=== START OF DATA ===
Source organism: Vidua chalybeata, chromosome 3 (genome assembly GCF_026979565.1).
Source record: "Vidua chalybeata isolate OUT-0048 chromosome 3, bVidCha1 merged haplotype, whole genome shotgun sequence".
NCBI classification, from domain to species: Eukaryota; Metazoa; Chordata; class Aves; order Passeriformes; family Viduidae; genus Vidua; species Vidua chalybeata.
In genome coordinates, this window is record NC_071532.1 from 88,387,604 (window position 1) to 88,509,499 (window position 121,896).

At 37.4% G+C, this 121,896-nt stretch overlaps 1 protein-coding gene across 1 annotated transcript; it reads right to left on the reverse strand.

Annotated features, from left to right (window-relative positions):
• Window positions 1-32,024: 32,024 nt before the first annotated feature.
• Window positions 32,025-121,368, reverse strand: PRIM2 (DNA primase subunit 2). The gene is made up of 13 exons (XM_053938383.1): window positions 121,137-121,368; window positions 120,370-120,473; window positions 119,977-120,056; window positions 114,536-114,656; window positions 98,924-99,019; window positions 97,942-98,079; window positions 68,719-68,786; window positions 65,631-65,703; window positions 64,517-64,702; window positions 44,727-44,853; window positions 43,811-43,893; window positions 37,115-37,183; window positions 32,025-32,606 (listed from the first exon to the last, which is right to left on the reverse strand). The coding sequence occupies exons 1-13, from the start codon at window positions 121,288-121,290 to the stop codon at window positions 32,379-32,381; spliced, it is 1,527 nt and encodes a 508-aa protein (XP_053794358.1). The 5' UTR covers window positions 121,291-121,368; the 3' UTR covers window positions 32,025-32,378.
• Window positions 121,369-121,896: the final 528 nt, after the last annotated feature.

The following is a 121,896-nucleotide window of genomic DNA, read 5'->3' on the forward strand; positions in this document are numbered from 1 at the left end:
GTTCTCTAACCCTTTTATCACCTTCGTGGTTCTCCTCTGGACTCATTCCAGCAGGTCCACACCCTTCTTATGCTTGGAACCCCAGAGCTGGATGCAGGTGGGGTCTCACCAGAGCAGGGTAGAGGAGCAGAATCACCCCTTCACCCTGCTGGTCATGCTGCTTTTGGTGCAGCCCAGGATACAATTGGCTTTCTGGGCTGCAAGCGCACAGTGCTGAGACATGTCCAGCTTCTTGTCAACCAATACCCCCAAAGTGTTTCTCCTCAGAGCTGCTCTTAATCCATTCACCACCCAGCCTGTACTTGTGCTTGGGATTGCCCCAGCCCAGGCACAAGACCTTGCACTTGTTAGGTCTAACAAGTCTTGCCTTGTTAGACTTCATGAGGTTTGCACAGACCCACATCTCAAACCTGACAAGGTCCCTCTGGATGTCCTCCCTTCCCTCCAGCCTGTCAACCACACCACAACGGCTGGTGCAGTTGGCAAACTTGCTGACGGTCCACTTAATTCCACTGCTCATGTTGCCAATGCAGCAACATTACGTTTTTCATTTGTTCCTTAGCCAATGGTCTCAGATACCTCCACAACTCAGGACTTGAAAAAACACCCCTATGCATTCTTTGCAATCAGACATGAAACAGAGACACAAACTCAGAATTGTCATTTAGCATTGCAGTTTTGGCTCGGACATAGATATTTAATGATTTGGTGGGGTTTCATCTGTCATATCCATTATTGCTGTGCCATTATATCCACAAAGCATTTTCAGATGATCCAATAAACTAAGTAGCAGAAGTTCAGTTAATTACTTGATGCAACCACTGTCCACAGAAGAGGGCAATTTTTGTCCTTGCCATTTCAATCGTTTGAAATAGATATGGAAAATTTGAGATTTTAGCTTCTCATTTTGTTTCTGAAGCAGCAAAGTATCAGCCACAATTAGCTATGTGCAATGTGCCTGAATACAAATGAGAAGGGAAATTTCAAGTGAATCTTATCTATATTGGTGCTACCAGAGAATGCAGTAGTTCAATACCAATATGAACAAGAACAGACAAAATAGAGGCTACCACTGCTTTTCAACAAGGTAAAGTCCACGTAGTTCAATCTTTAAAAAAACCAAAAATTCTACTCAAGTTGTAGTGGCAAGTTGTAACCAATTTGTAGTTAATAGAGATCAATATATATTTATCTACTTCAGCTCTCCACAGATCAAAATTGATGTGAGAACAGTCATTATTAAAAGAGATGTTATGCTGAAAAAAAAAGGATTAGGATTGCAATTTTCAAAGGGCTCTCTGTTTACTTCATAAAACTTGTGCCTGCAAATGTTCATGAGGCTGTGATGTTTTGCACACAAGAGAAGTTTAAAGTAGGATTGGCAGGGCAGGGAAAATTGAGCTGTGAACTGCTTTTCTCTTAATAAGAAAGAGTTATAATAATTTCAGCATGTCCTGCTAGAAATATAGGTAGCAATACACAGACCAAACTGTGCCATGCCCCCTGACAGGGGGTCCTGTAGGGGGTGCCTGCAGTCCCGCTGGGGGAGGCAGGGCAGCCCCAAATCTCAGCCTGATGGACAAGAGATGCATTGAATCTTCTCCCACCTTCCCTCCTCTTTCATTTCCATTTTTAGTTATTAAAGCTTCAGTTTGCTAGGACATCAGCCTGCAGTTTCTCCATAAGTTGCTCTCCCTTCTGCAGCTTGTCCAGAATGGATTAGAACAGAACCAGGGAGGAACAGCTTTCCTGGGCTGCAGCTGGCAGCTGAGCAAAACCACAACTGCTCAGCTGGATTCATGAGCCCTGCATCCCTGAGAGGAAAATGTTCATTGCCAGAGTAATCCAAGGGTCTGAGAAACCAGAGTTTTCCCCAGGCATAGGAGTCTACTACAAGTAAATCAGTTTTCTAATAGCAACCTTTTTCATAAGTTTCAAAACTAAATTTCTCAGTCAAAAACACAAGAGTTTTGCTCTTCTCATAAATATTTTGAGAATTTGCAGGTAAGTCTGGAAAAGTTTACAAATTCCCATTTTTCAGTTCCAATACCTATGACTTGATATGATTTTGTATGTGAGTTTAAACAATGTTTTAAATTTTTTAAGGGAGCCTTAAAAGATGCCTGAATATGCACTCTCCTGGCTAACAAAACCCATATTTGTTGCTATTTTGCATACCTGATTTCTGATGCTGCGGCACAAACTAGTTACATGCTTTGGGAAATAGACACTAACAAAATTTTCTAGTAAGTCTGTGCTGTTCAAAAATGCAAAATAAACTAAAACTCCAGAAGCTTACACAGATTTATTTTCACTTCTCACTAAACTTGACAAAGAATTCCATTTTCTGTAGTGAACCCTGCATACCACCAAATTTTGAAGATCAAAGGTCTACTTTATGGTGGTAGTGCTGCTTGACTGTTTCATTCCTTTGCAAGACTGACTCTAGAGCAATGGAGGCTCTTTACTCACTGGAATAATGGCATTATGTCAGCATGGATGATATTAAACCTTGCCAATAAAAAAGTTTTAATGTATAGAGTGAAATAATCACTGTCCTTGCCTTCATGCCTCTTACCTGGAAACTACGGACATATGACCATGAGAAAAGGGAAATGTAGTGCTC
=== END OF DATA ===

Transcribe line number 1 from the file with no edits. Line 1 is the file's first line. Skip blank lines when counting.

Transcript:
Source organism: Vidua chalybeata, chromosome 3 (genome assembly GCF_026979565.1).